Maryland Gov. Harry Hughes yesterday nominated a retired judge, Kenneth C. Proctor, for a seat on the Thoroughbred Board of the Maryland Racing Commission. It was a surprise move one Hughes aide said should be interpreted "as a signal things will be different around here."
Proctor, 71, was nominated to replace Ann F. Mahoney, who is filling out a five-year term that expires June 30.
It has been common knowledge around Annapolis that reappointment was not being considered for Mahoney, the controversial, outspoken member of the board whose appointment in October by acting Gov. Blair Lee III has yet to be confirmed by the state senate. But the racing industry expected Betty Shea Miller, general manager of the Merryland Farm, to replace Mahoney.
Miller, it was learned, had been Hughes' first choice until recently. At the last moment, he chose Proctor.
"The governor is interested in revamping and reforming all of racing in Maryland," said Gene Oishi, Hughes' press secretary. "Judge Proctor is strong and honest with an impeccable reputation. This should be taken as a signal things will be different around here."
A race-track scandal led to the indictment and conviction of former Gov. Marvin Mandel and five of his friends on political corruption charges. Those convictions were overturned recently by an appeals court.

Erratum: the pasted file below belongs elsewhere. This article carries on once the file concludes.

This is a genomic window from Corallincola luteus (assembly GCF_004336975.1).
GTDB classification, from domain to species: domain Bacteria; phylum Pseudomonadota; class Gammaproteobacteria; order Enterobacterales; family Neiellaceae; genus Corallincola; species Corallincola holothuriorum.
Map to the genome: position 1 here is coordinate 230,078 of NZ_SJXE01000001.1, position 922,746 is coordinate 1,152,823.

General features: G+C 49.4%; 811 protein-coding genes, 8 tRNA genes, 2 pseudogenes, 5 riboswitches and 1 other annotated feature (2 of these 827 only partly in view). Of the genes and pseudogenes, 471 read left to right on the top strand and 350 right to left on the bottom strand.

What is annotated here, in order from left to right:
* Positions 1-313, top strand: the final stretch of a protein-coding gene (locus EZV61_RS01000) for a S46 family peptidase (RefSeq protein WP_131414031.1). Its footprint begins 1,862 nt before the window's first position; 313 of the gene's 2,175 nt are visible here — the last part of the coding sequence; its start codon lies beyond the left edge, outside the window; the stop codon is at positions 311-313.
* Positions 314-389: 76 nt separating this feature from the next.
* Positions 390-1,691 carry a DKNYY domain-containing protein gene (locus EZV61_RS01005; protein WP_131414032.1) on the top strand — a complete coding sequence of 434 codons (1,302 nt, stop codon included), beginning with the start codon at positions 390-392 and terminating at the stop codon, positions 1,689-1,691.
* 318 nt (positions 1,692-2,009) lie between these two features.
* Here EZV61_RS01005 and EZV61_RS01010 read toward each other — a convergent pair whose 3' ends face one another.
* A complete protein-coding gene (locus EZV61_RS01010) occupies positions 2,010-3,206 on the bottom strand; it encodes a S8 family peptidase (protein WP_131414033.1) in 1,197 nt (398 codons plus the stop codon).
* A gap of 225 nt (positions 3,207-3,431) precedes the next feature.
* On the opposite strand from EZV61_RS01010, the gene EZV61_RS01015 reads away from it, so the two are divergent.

Proctor served in the Baltimore County circuit court and was chief judge at one time. He is remembered as a tough, law-and-order judge who was especially rough on drug offenders.
"He's old, but he's still got a sharp mind," Oishi said. "He's somebody with an inquisitive mind. We think there's something wrong with the whole industry. There is a feeling of a lack of confidence in the board."
Mahoney has spoken out frequently about "us getting our own house in order." Earlier this week, she told the Executive Nominations Committee of the Maryland Senate at her confirmation hearing, "The race tracks run racing, not the commission."
Proctor could not be reached for comment yesterday.
Proctor's appointment is expected to draw opposition from segments of the racing industry that claim the board lacks members knowledgeable of racing. Mahoney has contended that people with "common sense" and a facility for doing things in a business-like fashion are qualified.
Upon hearing of Proctor's appointment yesterday, she said, "I don't see how I can criticize that appointment at all. Maybe something will be done to help racing and that has been my full intention."
She had sought reappointment, but said Hughes has not even returned her phone calls.